A new balance

Rattled by the recession over the past year, many in the industry have had to reduce their expectations and reassess their objectives. Anna Richardson unpacks this emerging sense of realism on the cusp of a tentative upturn. Research by Suzanne Hinchliffe

As the nation holds its collective breath ahead of the General Election, waiting to see what economic sea change it might bring, recruitment consultants are equally cautious about making sweeping statements on the state of the design industry.

’The economic climate is still very fragile,’ says Sue Pilgrim, managing director of Mac People, highlighting the uncertainty surrounding the General Election and its potential effect on the political climate. ’The design industry may be affected as any other sector, but I am confident that most consultancies are now better prepared for tougher times, having experienced the arduous conditions of 2009.’

With a number of clients having 31 March year-ends, consultancies are also waiting to see what impact the new financial year brings to design-buying budgets. ’It’s been a difficult year for the industry with a lack of visibility on client work making it difficult to predict workflows and staffing requirements,’ says Sarah Ellis Jones, senior agent for creative at Xchangeteam.

Many consultancies have worked their staff base hard to minimise the use of freelances and maintain their cost base. They are supporting existing staff by including shorter working weeks and encouraging sabbaticals to keep jobs open. At the same time, more demands are being made of remaining staff to retain existing clientele.

There is a lot of pressure on employees to work longer hours on new business pitches to increase turnover and avoid redundancies and salary cuts, according to Angela Banks and Sean Rooney, co-founders of Design Studio People.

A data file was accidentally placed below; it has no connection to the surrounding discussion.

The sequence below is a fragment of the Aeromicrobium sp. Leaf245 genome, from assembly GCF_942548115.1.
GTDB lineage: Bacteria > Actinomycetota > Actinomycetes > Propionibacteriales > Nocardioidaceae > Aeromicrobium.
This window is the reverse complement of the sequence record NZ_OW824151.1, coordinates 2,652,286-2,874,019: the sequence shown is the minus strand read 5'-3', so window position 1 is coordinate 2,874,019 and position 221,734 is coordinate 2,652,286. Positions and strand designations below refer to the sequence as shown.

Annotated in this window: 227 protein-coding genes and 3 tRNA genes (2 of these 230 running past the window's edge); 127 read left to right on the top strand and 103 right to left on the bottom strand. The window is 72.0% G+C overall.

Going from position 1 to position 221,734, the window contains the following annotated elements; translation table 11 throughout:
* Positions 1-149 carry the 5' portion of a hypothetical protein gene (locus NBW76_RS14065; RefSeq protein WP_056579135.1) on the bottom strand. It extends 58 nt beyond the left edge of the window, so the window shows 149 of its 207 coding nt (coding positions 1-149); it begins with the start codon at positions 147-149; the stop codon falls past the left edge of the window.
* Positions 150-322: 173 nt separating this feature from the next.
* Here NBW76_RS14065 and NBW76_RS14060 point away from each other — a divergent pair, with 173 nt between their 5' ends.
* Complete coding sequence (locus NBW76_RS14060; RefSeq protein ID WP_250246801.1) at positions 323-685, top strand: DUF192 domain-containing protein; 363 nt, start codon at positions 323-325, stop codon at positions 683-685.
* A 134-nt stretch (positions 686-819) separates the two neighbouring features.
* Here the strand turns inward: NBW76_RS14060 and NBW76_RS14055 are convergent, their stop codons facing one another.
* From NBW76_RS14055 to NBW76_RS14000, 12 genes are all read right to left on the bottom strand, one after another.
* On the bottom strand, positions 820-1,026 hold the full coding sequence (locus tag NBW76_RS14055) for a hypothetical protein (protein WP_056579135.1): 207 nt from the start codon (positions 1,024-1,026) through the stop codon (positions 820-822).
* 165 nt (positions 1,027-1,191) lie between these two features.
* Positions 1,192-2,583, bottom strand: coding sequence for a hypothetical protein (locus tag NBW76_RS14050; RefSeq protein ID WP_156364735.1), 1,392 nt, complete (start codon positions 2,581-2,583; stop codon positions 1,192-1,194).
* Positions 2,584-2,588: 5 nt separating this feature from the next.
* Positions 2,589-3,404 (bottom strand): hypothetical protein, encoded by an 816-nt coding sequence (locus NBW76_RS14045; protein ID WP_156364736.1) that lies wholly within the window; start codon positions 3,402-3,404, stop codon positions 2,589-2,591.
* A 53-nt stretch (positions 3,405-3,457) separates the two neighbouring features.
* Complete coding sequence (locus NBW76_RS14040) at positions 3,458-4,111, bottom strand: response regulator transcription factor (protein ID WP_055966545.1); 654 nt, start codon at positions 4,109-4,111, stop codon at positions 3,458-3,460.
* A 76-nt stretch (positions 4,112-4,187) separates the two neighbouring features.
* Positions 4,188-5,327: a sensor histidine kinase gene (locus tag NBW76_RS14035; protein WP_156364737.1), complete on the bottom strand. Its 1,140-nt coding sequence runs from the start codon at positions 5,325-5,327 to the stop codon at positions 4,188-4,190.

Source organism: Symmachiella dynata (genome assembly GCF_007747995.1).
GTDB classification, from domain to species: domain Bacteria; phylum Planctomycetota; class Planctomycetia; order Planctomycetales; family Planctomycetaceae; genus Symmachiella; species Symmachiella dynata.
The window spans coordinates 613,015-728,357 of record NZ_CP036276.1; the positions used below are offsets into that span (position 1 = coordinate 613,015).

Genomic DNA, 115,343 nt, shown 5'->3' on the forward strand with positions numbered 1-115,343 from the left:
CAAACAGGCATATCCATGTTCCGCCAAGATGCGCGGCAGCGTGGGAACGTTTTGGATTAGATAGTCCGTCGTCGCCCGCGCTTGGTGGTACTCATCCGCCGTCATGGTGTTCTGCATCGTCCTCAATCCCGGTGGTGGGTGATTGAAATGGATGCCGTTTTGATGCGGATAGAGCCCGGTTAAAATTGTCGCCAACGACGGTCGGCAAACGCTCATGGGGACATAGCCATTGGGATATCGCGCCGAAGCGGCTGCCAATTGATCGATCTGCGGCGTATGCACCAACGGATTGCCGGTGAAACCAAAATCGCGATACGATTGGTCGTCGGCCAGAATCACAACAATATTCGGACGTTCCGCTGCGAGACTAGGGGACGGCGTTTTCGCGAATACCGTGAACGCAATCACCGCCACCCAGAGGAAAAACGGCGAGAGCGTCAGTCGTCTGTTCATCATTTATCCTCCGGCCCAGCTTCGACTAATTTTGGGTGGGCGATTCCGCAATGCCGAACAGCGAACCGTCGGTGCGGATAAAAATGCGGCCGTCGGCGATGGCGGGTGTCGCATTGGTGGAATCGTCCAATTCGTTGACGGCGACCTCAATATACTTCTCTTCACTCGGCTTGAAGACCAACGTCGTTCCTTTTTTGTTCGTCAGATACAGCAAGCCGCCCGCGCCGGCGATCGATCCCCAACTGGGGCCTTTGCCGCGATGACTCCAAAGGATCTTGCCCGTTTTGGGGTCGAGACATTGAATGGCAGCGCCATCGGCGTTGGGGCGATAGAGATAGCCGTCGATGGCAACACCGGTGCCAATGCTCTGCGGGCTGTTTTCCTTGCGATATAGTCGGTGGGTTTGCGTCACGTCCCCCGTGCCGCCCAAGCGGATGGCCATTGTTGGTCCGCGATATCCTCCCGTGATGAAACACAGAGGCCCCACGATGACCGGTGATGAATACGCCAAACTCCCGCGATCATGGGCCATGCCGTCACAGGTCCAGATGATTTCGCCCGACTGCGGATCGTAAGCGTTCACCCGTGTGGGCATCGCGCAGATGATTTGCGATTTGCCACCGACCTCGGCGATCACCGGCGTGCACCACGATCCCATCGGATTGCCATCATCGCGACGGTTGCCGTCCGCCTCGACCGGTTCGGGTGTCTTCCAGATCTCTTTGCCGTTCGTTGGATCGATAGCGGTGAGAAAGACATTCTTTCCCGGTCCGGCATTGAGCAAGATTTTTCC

Overall, however, ’things are improving, but in a careful, gradual way’, says Karina Beasley, managing director of Gabriele Skelton. Steven Cole of Devonshire has noted permanent vacancies increasing as a result of new business being won in the past few months, and there’s a general consensus among recruitment agencies that the start of 2010 has been more positive across all areas and roles in the creative market.

_In Demand

Things are looking particularly good for fmcg packaging. Kim Crawford, managing director at Periscope, says, ’Even in a recession people have to eat. Supermarkets have seen continuous growth over the past 12 months and this is reflected in the amount of packaging business coming through.’

In packaging, client services, strategy and creatives are all in demand, adds Beasley. ’With the recession, the need for the pack to communicate and sell on-shelf is even greater, as many clients cut advertising spend.’

The corporate communications and corporate reporting market is healthy, with demand for a cross-section of account management and creatives at all levels – who can work both on- and offline. Experiential work and the fashion/retail sector has also strengthened during the past year.

Naturally, candidates with a proven track record in new business development are sought after, adds Stuart Newman, managing director at Network. In the early stages of recession there was great demand for business developers, whereas November 2009 saw more vacancies for new business managers and new business directors.

The most in-demand is still ’digital, digital, digital’, as Jonathan Lindon, founding director of Source, puts it. The digital sector, from client services to creative (both permanent and freelance), is recovering quickly from recession, but was arguably affected less than other ’traditional’ design disciplines, Beasley points out. Project and account managers, as well as strategy and technical roles, are at a premium in what is still a great growth area. There is an increase in so-called ’hybrid roles’, which fill the gap between creative and IT expertise, says Pilgrim. ’Indeed, we are seeing an increase in the demand for roles that didn’t even exist a couple of years ago, such as apps developers.’

_The right rung of the ladder

In client services for branding, demand for mid-weight and senior account managers has risen sharply in the past three months and is expected to continue as business grows. While at a heavyweight, senior level, roles such as client directors, client services directors, managing directors and new business directors are fewer but definitely increasing.